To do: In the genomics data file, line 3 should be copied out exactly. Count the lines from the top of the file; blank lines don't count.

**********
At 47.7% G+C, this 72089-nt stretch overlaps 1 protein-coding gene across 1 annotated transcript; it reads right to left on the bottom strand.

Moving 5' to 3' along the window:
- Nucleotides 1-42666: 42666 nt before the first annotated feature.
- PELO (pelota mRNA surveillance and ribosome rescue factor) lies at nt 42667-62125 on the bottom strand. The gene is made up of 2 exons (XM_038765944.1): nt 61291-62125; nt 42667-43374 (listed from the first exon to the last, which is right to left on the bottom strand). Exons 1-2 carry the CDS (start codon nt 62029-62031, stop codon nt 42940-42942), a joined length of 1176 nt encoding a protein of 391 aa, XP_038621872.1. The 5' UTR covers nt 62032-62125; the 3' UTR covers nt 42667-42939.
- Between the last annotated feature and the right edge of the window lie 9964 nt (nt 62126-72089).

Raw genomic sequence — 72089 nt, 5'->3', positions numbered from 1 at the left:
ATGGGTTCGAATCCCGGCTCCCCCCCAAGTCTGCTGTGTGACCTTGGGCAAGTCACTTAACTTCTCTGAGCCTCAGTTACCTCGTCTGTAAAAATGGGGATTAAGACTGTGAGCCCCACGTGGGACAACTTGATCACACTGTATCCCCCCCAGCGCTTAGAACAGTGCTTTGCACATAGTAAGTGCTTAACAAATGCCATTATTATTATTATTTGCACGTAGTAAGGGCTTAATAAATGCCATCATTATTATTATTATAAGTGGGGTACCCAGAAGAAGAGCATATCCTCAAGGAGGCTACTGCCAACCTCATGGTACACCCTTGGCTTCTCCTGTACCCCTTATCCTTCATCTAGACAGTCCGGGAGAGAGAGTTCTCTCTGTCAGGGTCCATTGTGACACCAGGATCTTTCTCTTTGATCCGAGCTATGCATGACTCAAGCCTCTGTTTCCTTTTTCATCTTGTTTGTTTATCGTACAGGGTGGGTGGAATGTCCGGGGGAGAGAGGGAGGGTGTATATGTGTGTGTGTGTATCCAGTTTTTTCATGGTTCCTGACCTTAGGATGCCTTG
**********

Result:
- Nucleotides 1-42666: 42666 nt before the first annotated feature.